Are you wondering to yourself ‘how do I fix carpel tunnel?’ If so, please read on as that’s exactly what this Blog by Body@Boronia in Melbourne is all about!
Wrist pain can be quite common, and one of the most common causes for pain over the palm side of the wrist and hand is Carpal Tunnel Syndrome (CTS). CTS is a condition that presents when one of the larger nerves that travels from your shoulder down to the tip of your fingers (known as the Median nerve) gets compressed as it passes through the wrist. The ‘tunnel’ is a small space in the wrist, made up on one side by the wrist bones (the ‘carpals’), and a soft tissue covering on the other side. Alongside the nerve travels a group of tendons from the forearm, and once all of that has passed through the tunnel, there isn’t a lot of room for anything else. When you have a lot of repetitive wrist movement over a prolonged period of time, such as typing at a desk day in, day out, and the structures running through the tunnel become irritated and inflamed making an already small space even smaller, resulting in the nerve being compressed, CPS symptoms will start to creep in.
Signs and symptoms
Carpel Tunnel Syndrome (CTS) can be characterised by the following signs and symptoms:
- Burning wrist pain (on the palm side of the wrist)
- Numbness, pins and needles, or tingling of the thumb, index, middle and inside part of the ring finger
- Night time symptoms
- Pain that radiates to the forearm, elbow or even the shoulder
- Reproduction of symptoms when compressing or tapping over the palm side of the wrist
As well as repetitive motions of the wrist (as commonly experienced by desk-based workers, sports people, and even our own manual therapists), CTS can be caused by some underlying conditions such as Diabetes Mellitus, Thyroid disease, Rheumatoid Arthritis, high blood pressure and from fluid retention associated with pregnancy or menopause. Trauma or fractures in the wrist may also lead to this condition. Unfortunately, if you are female, you are also three times more likely to experience this problem than men.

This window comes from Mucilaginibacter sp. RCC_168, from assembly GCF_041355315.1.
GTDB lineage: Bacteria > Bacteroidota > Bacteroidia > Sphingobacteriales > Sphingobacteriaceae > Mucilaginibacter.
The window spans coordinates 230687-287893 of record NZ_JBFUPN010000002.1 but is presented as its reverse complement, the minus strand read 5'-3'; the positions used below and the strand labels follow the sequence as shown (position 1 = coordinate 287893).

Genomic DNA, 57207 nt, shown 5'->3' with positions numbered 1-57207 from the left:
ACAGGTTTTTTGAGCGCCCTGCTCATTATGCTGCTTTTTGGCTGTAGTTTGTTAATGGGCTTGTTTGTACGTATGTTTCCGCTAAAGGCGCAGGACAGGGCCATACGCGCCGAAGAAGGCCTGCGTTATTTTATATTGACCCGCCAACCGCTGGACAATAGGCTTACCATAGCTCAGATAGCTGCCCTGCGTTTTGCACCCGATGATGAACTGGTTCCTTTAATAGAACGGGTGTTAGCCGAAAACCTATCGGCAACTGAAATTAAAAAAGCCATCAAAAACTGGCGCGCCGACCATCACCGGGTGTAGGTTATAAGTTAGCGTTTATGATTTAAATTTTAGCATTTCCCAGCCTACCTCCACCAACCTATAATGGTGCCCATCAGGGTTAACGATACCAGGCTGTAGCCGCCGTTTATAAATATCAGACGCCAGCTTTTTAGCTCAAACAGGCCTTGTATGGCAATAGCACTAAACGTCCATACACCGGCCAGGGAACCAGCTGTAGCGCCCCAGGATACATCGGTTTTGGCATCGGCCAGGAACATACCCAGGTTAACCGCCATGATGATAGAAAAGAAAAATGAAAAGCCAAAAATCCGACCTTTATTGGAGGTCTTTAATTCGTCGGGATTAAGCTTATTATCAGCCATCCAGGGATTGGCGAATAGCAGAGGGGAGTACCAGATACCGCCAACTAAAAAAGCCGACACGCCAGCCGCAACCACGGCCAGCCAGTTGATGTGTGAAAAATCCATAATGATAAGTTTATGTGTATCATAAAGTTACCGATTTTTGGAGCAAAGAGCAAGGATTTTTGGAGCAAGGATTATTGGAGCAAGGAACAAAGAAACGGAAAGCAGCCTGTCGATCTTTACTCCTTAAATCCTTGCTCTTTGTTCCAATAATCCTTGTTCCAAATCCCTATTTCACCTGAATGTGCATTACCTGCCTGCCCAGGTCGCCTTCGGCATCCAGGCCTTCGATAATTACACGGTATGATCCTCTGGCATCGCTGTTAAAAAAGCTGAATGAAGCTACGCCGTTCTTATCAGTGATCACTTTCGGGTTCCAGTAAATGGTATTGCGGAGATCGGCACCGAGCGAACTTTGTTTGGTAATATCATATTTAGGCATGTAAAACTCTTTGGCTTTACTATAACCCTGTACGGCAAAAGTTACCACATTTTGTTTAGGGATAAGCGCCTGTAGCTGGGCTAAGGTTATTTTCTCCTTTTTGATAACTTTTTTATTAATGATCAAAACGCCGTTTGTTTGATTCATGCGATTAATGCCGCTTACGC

If caught early, this problem can be managed conservatively with a combination of the following treatments:
- Soft tissue release, joint mobilisation/manipulation
- Anti-inflammatory medication
- Splinting of the wrist, particularly at night time
More severe and persistent cases may require more invasive treatments including having a steroid injection, or possibly surgery to decompress the nerve.
If you have wrist pain, and you think you have symptoms and want to know how to fix Carpel Tunnel Syndrome (CTS) then please click on the Contact link and get in touch – the qualified and experienced team at Body@Boronia can carry out a thorough assessment and give you an accurate diagnosis, and the right advice, tools and help to fix the issue.
- Brukner & Khan’s Clinical Sports Medicine Volume 1 – Injuries (5th ed) – ISBN 978-1743761380
- Wipperman, J and Goerl, K, 2016. Carpal Tunnel Syndrome: Diagnosis and Management. American Family Physician. 94 (12).